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Open Source Software Licensing in its "pure" form is not a viable business model, reported CMS Wire on a study recently conducted by the 451 Group.
According to the CMS Wire report, the 451 Group study looked at the business strategies of some 114 open source vendors, and found as follows:
-The majority of open source vendors utilize some form of commercial licensing to distribute or generate revenue from open source software.
-Half the vendors assessed are using hybrid development models of free and commercially licensed software.
-Vendors using hybrid development and licensing models are balancing higher development and marketing costs with the ability to increase revenue.
-The license used for an open source project (reciprocal or permissive) has a strong influence on development, vendor licensing and revenue-generation strategies.
So what did the 451 Group conclude about the open source model?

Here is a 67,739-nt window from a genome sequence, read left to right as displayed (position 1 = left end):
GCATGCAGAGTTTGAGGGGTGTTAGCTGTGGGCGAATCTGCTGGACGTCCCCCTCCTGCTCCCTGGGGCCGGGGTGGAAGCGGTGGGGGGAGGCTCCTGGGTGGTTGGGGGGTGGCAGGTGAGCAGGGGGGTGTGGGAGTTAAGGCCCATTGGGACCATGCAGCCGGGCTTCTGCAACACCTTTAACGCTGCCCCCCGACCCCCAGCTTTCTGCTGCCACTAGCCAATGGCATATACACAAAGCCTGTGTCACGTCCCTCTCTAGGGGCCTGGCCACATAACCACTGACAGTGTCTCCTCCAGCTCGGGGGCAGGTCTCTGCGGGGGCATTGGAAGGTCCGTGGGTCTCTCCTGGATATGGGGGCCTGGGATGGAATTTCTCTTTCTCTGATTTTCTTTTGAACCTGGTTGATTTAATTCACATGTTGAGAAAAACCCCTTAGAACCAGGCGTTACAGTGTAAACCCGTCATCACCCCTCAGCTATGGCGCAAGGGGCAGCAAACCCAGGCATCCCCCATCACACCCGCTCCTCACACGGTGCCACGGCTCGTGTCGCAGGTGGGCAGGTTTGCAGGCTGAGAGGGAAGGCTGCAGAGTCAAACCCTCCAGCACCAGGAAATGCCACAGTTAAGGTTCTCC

According to CMS Wire, the 451 Group determined that "open source as a business model is nothing but an oversimplification" and that more than 80 different combinations of development models, vendor licensing strategies and revenue triggers are being by the vendors in the study. Also, the findings indicated that proprietary extensions are generating an increasing amount of revenue and "blurring the lines" between proprietary and open source software.
This article was interesting because it shed some light on the revenue models, which are successfully being used by open source software companies today. Based on this study, it appears that hybrid proprietary/open source models are increasingly the model of choice rather than relying on support services to generate income from "pure" open source software, which is in line with what I have been seeing in industry myself.